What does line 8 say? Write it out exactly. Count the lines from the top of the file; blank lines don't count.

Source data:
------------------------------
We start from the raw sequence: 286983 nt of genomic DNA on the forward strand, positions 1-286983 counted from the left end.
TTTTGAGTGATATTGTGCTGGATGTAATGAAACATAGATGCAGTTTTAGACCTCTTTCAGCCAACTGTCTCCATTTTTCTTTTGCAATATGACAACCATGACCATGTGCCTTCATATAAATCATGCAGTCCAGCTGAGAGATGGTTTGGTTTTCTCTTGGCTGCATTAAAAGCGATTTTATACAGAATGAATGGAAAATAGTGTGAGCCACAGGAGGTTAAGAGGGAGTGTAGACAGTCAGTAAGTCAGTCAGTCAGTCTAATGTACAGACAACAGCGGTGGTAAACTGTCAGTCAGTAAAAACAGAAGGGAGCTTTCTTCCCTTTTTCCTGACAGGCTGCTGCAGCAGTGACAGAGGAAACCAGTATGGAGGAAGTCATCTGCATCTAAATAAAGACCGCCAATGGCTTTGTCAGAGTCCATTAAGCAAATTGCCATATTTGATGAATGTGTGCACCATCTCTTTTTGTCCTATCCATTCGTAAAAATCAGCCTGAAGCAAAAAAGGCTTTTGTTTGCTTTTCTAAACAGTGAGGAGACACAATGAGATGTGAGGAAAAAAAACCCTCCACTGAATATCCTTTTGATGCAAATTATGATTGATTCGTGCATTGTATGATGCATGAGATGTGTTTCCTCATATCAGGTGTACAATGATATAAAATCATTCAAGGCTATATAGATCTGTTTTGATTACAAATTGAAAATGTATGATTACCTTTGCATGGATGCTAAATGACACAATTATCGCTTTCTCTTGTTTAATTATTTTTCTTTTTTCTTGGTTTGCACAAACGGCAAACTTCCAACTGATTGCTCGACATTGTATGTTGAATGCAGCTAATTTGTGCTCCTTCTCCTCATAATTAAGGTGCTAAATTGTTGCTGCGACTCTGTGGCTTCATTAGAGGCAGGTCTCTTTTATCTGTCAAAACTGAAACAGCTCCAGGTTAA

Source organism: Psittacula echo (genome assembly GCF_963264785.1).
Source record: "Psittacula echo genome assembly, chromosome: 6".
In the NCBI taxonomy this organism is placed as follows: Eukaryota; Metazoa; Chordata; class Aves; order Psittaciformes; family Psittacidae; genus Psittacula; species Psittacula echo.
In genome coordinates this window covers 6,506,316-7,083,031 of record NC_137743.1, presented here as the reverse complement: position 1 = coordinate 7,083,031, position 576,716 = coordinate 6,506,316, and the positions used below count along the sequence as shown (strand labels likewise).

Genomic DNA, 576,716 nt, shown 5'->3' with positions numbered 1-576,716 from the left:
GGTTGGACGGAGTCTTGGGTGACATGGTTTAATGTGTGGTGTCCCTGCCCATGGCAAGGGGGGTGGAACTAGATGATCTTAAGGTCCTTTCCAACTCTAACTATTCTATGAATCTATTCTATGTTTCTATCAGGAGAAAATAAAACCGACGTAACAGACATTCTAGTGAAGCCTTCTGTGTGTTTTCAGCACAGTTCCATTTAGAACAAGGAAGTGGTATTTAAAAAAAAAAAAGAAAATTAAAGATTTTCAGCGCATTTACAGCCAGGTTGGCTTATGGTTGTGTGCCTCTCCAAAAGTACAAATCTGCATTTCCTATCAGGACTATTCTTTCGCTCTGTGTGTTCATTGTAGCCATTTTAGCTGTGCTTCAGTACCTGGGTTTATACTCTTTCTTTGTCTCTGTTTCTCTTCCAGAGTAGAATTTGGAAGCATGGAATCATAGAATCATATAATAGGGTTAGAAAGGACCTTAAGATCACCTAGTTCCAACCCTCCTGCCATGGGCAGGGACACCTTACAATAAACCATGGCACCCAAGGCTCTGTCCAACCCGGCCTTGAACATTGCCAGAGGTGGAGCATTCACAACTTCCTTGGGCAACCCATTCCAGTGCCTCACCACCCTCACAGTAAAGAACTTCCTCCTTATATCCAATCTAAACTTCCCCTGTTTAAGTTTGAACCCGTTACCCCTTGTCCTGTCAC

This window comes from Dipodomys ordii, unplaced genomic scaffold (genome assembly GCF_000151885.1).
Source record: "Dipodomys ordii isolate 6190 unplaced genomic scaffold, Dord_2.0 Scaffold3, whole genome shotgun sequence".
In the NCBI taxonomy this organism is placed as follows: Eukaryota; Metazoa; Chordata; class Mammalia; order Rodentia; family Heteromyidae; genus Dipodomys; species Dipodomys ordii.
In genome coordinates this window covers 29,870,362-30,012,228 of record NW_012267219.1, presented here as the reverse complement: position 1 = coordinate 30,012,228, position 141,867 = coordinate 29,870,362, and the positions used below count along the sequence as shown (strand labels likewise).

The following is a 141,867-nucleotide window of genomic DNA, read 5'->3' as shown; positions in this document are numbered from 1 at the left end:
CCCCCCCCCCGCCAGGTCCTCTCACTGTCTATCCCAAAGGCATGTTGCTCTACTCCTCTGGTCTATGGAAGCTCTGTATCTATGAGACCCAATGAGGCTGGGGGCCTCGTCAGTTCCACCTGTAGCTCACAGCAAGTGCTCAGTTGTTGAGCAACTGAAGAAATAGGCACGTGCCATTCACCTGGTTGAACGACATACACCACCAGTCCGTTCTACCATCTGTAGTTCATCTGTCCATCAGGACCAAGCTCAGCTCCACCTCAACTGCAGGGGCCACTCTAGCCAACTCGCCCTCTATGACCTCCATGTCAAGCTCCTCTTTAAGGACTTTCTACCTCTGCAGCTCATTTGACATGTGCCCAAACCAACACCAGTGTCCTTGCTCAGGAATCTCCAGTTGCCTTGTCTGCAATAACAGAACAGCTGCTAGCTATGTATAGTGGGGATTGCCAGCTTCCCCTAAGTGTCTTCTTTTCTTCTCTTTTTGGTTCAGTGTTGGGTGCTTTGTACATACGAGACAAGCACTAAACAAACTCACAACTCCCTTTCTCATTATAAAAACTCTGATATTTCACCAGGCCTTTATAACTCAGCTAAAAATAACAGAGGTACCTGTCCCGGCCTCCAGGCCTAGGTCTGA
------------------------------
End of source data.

GGTTGGACGGAGTCTTGGGTGACATGGTTTAATGTGTGGTGTCCCTGCCCATGGCAAGGGGGGTGGAACTAGATGATCTTAAGGTCCTTTCCAACTCTAACTATTCTATGAATCTATTCTATGTTTCTATCAGGAGAAAATAAAACCGACGTAACAGACATTCTAGTGAAGCCTTCTGTGTGTTTTCAGCACAGTTCCATTTAGAACAAGGAAGTGGTATTTAAAAAAAAAAAAGAAAATTAAAGATTTTCAGCGCATTTACAGCCAGGTTGGCTTATGGTTGTGTGCCTCTCCAAAAGTACAAATCTGCATTTCCTATCAGGACTATTCTTTCGCTCTGTGTGTTCATTGTAGCCATTTTAGCTGTGCTTCAGTACCTGGGTTTATACTCTTTCTTTGTCTCTGTTTCTCTTCCAGAGTAGAATTTGGAAGCATGGAATCATAGAATCATATAATAGGGTTAGAAAGGACCTTAAGATCACCTAGTTCCAACCCTCCTGCCATGGGCAGGGACACCTTACAATAAACCATGGCACCCAAGGCTCTGTCCAACCCGGCCTTGAACATTGCCAGAGGTGGAGCATTCACAACTTCCTTGGGCAACCCATTCCAGTGCCTCACCACCCTCACAGTAAAGAACTTCCTCCTTATATCCAATCTAAACTTCCCCTGTTTAAGTTTGAACCCGTTACCCCTTGTCCTGTCAC